It was an unexpected joy to receive a card through the post from Saltmine Theatre Company with a link to their latest production. Hark! A Nativity Story was filmed live at Dormston Mill Theatre under strict Covid-19 guidelines. This one-off livestream provided the perfect tonic to a Christmas darkened by lockdown restrictions and marked by botched family plans. It may not have been quite as affecting as if I’d been in the intimacy of an auditorium. But the production team did a pretty good job in making their virtual audience feel connected to the onstage action.
What surprised me most about Hark was its originality. It is a very loose adaptation of the Nativity. Taking the angelic visitation to the shepherds as its focus, it imagines the heavenly preparations that we’re taking place in the run-up to this well-known event. There are chaotic scenes as trainee angel Angela (Emily Feltham) loses the all-important message that is to be delivered to the shepherds of “good news that will bring joy to all people”. Her quest in trying to recover the lost letter leads to all sorts of encounters which provide plenty of twists and turns in an adventure that is both thrilling and touching.
One of the reasons that Hark makes for exhilarating viewing is the performance of Ben Kessell as King Herod. He steals the show as the ‘Emperor of Sass’, delivering a camp and comedic turn that goes down an absolute storm. His debonair appearance is wonderfully at odds with his hopeless intentions, his shiny silver boots and smartly-fashioned suit reflecting a narcissistic pride that leads to his ultimate failure in trying to conceal the message that Angela has been asked to deliver. Kessell’s improvisation, alongside his interaction with fellow cast members, is so perfectly-timed and razor sharp that his presence on stage is electrifying. He is a tour de force whose energy can be felt palpably through the screen.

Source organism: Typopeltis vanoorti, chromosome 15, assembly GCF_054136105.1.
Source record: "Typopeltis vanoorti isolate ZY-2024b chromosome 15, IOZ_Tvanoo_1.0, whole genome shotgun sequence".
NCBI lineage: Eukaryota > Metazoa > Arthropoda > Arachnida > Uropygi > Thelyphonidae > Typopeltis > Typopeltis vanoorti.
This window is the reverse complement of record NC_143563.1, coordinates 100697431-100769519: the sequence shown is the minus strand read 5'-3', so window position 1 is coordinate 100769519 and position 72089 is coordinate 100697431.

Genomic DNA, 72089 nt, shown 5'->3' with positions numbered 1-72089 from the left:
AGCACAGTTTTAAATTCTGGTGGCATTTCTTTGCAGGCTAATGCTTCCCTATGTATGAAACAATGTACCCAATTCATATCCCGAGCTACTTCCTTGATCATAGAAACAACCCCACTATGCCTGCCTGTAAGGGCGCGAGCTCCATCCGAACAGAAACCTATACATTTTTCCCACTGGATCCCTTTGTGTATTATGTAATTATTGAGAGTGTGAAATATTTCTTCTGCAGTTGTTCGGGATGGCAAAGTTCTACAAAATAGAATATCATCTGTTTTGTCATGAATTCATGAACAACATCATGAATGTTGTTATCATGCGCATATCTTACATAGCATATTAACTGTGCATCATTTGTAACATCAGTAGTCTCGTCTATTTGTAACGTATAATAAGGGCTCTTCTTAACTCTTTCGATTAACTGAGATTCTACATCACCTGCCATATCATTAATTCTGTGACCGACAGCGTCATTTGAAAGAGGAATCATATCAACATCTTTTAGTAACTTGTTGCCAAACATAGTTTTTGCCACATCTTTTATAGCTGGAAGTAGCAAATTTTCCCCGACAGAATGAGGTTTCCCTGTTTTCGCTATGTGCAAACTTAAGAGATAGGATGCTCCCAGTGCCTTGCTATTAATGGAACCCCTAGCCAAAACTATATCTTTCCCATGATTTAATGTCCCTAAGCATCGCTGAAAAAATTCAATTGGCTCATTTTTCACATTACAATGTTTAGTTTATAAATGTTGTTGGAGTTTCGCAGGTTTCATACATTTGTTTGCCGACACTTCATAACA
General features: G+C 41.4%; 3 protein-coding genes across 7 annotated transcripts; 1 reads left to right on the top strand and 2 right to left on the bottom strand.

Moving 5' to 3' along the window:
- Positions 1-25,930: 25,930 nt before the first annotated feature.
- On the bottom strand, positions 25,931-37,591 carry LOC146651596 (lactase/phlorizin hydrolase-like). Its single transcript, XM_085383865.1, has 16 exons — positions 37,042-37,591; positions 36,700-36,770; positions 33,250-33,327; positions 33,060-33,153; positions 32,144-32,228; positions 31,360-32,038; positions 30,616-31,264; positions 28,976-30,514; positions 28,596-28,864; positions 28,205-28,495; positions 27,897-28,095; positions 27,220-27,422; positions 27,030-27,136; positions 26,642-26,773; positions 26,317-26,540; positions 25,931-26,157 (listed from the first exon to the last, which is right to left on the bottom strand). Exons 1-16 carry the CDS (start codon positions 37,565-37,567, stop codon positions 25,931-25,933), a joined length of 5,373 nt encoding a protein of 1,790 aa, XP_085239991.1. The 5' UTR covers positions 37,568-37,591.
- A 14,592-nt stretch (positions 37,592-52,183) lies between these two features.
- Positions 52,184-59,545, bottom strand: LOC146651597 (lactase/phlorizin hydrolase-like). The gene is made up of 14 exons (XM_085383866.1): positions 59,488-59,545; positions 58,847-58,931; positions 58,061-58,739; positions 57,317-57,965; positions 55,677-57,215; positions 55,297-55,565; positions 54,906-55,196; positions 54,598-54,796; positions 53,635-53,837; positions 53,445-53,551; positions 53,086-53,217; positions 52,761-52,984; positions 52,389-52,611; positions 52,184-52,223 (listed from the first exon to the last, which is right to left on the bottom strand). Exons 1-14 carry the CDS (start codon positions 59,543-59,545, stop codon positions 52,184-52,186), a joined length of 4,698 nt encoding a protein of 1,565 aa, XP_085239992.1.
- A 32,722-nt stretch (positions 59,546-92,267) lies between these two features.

Feltham and Freddy Goymer make a great partnership as misfits Angela and Brian. The former’s good-natured and well-intentioned angel along with the latter’s tongue-tied and smitten shepherd offer a beautifully gentle opposite to Kessell’s power-hungry furore. With the rest of the shepherds, Goymer’s Brian brings humour and happiness. This is most readily seen in a glorious folk song that contains some lovely, lyrical wordplay and delightful choreography. Meanwhile, Feltham’s downhearted hero gives us some touching moments, not least with a poignant and thought-provoking song that might not be the strongest vocal performance but certainly makes you feel every bit of Angela’s hopelessness and low self-esteem. Her bleak assessment, both of herself and her situation, is then turned around by the ‘Three Wise People’ in a song whose positive message fizzes out to create a moment of pure joy. These moments ensure that the relationship between Angela and Brian never turns into the schmaltzy romance so beloved of Christmas pantos. The spark between them is there but the focus remains on their transformation as individuals, loved by God, from whom they get their true value and worth. It is this message that Saltmine wish to convey, and it is delivered in Hark so implicitly well that the overt ending is not necessarily needed. Instead, the words of Angela’s message, which appear onscreen at the end, are enough to underline and instigate reflection on the story’s central premise.
Hark! A Nativity Story is a wonderfully accessible piece of theatre which will bring joy and hope to homes in the midst of another national lockdown. Young and old can gather around a screen and enjoy a funny and fast-paced romp through a very different take on the classic Christmas story. It blends some of the well-loved elements of the traditional pantomime with some of the well-known characters of the Nativity to create a well-written adventure story that thoroughly entertains. Prepare for a show of topsy-turvy madness delivered with plenty of heart.
Find out more about Hark! A Nativity Story by Saltmine Theatre Company here.
Featured Image (C) Saltmine Theatre Company